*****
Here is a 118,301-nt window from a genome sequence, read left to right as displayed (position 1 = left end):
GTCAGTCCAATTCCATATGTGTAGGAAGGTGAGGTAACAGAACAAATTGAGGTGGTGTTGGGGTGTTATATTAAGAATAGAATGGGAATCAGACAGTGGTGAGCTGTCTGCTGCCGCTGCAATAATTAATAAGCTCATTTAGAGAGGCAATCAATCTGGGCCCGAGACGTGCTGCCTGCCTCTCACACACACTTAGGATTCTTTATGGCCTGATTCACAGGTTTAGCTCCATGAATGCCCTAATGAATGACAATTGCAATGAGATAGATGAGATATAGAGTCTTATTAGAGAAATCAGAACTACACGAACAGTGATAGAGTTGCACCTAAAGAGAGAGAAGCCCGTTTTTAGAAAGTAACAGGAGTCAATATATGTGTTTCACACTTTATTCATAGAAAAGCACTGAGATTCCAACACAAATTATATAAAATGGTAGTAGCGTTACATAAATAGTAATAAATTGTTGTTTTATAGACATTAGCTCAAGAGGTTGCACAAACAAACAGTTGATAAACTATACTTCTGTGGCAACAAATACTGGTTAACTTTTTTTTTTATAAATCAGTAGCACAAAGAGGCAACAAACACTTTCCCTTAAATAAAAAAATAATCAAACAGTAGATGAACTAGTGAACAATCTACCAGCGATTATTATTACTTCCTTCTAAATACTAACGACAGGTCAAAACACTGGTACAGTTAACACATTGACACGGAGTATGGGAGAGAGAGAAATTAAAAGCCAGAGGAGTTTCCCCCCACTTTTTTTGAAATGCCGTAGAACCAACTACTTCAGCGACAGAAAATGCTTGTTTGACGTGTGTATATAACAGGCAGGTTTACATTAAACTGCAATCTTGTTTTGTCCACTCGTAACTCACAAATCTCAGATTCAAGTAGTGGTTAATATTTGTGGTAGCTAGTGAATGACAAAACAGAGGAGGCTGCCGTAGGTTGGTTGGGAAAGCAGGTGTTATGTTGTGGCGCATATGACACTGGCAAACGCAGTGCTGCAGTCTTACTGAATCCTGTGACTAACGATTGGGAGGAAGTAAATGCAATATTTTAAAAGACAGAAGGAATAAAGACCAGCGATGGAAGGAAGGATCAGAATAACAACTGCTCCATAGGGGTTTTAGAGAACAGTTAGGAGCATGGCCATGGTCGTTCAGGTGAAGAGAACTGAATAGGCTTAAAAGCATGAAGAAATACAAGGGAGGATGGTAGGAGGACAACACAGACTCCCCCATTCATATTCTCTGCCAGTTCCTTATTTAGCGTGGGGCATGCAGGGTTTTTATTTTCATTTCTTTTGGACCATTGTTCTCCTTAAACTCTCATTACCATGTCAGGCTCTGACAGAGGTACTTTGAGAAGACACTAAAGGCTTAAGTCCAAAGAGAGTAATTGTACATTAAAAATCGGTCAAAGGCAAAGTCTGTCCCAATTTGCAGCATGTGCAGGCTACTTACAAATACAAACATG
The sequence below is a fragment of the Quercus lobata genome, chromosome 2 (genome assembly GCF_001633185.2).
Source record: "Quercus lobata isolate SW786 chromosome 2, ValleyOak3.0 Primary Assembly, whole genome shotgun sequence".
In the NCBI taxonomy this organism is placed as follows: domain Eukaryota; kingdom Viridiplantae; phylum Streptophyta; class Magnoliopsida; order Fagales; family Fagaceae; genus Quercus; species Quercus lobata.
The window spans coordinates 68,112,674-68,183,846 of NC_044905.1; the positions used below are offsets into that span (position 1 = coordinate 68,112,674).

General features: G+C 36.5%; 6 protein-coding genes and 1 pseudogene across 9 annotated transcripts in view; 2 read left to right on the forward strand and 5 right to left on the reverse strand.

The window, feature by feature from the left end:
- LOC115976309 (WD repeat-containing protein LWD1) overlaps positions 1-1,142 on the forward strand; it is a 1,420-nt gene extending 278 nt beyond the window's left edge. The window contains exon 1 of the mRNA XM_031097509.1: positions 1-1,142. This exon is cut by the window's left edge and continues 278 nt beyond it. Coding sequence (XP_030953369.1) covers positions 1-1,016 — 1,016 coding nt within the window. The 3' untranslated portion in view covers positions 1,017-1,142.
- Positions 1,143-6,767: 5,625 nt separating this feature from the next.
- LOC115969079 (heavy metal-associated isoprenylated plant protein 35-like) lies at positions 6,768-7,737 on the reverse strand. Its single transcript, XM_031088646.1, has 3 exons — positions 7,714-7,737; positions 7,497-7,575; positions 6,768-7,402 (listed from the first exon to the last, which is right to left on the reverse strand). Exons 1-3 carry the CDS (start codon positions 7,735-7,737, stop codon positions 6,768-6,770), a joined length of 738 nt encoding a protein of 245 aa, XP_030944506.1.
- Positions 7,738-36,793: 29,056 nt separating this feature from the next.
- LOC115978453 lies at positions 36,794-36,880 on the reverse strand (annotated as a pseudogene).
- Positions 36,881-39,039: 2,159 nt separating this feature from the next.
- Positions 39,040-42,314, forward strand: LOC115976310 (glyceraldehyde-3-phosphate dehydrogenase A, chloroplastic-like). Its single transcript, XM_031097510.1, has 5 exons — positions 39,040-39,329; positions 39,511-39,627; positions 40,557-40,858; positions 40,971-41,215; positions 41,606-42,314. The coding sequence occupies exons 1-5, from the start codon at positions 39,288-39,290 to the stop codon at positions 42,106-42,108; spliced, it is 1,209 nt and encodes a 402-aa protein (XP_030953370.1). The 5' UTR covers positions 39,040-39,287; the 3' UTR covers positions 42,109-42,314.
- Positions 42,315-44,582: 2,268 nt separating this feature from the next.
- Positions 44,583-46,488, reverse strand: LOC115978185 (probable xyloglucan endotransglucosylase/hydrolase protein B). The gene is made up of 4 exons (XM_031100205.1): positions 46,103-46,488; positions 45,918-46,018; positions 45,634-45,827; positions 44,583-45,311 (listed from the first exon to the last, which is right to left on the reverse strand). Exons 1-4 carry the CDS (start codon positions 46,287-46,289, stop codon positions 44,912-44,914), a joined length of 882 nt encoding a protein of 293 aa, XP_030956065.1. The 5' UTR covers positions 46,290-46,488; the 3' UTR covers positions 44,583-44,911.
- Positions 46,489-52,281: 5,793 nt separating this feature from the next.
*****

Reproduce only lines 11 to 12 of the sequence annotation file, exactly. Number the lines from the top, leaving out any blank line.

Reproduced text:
- LOC115969079 (heavy metal-associated isoprenylated plant protein 35-like) lies at positions 6,768-7,737 on the reverse strand. Its single transcript, XM_031088646.1, has 3 exons — positions 7,714-7,737; positions 7,497-7,575; positions 6,768-7,402 (listed from the first exon to the last, which is right to left on the reverse strand). Exons 1-3 carry the CDS (start codon positions 7,735-7,737, stop codon positions 6,768-6,770), a joined length of 738 nt encoding a protein of 245 aa, XP_030944506.1.
- Positions 7,738-36,793: 29,056 nt separating this feature from the next.